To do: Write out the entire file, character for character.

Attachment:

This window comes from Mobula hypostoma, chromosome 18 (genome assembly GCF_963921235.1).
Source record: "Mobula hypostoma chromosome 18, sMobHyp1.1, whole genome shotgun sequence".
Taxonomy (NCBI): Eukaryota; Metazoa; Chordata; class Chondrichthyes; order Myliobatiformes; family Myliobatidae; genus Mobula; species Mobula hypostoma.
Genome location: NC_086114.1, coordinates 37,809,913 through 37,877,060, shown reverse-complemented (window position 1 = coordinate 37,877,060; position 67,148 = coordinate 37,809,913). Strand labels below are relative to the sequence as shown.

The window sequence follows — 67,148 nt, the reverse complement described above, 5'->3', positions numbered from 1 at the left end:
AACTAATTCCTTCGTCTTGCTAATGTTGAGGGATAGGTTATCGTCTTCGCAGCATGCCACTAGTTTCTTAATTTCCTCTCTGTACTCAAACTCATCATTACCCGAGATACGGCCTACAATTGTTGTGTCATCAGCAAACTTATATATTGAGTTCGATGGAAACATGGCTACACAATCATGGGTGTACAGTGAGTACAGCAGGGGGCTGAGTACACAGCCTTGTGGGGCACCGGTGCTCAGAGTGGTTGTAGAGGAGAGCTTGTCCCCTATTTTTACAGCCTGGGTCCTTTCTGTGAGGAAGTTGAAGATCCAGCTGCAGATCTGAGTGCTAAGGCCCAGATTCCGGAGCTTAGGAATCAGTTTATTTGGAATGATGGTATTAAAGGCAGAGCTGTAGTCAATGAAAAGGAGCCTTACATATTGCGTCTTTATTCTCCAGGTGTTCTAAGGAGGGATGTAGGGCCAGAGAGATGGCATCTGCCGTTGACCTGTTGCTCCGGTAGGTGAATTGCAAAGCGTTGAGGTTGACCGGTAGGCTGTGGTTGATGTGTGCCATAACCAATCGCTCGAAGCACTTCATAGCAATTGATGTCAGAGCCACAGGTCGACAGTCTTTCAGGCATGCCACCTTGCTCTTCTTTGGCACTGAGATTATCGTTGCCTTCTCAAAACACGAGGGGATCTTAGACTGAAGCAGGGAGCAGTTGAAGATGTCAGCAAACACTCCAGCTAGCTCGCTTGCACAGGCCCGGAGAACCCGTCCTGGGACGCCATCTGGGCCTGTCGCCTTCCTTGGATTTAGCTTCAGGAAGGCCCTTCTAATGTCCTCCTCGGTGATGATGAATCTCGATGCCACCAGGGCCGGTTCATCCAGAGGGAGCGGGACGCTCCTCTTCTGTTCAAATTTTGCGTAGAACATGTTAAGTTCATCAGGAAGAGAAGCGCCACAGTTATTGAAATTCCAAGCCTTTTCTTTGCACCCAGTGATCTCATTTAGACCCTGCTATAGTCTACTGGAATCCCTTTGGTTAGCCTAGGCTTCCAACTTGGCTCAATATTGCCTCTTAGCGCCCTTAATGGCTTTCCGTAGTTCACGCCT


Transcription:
This window comes from Mobula hypostoma, chromosome 18 (genome assembly GCF_963921235.1).
Source record: "Mobula hypostoma chromosome 18, sMobHyp1.1, whole genome shotgun sequence".
Taxonomy (NCBI): Eukaryota; Metazoa; Chordata; class Chondrichthyes; order Myliobatiformes; family Myliobatidae; genus Mobula; species Mobula hypostoma.
Genome location: NC_086114.1, coordinates 37,809,913 through 37,877,060, shown reverse-complemented (window position 1 = coordinate 37,877,060; position 67,148 = coordinate 37,809,913). Strand labels below are relative to the sequence as shown.

The window sequence follows — 67,148 nt, the reverse complement described above, 5'->3', positions numbered from 1 at the left end:
AACTAATTCCTTCGTCTTGCTAATGTTGAGGGATAGGTTATCGTCTTCGCAGCATGCCACTAGTTTCTTAATTTCCTCTCTGTACTCAAACTCATCATTACCCGAGATACGGCCTACAATTGTTGTGTCATCAGCAAACTTATATATTGAGTTCGATGGAAACATGGCTACACAATCATGGGTGTACAGTGAGTACAGCAGGGGGCTGAGTACACAGCCTTGTGGGGCACCGGTGCTCAGAGTGGTTGTAGAGGAGAGCTTGTCCCCTATTTTTACAGCCTGGGTCCTTTCTGTGAGGAAGTTGAAGATCCAGCTGCAGATCTGAGTGCTAAGGCCCAGATTCCGGAGCTTAGGAATCAGTTTATTTGGAATGATGGTATTAAAGGCAGAGCTGTAGTCAATGAAAAGGAGCCTTACATATTGCGTCTTTATTCTCCAGGTGTTCTAAGGAGGGATGTAGGGCCAGAGAGATGGCATCTGCCGTTGACCTGTTGCTCCGGTAGGTGAATTGCAAAGCGTTGAGGTTGACCGGTAGGCTGTGGTTGATGTGTGCCATAACCAATCGCTCGAAGCACTTCATAGCAATTGATGTCAGAGCCACAGGTCGACAGTCTTTCAGGCATGCCACCTTGCTCTTCTTTGGCACTGAGATTATCGTTGCCTTCTCAAAACACGAGGGGATCTTAGACTGAAGCAGGGAGCAGTTGAAGATGTCAGCAAACACTCCAGCTAGCTCGCTTGCACAGGCCCGGAGAACCCGTCCTGGGACGCCATCTGGGCCTGTCGCCTTCCTTGGATTTAGCTTCAGGAAGGCCCTTCTAATGTCCTCCTCGGTGATGATGAATCTCGATGCCACCAGGGCCGGTTCATCCAGAGGGAGCGGGACGCTCCTCTTCTGTTCAAATTTTGCGTAGAACATGTTAAGTTCATCAGGAAGAGAAGCGCCACAGTTATTGAAATTCCAAGCCTTTTCTTTGCACCCAGTGATCTCATTTAGACCCTGCTATAGTCTACTGGAATCCCTTTGGTTAGCCTAGGCTTCCAACTTGGCTCAATATTGCCTCTTAGCGCCCTTAATGGCTTTCCGTAGTTCACGCCT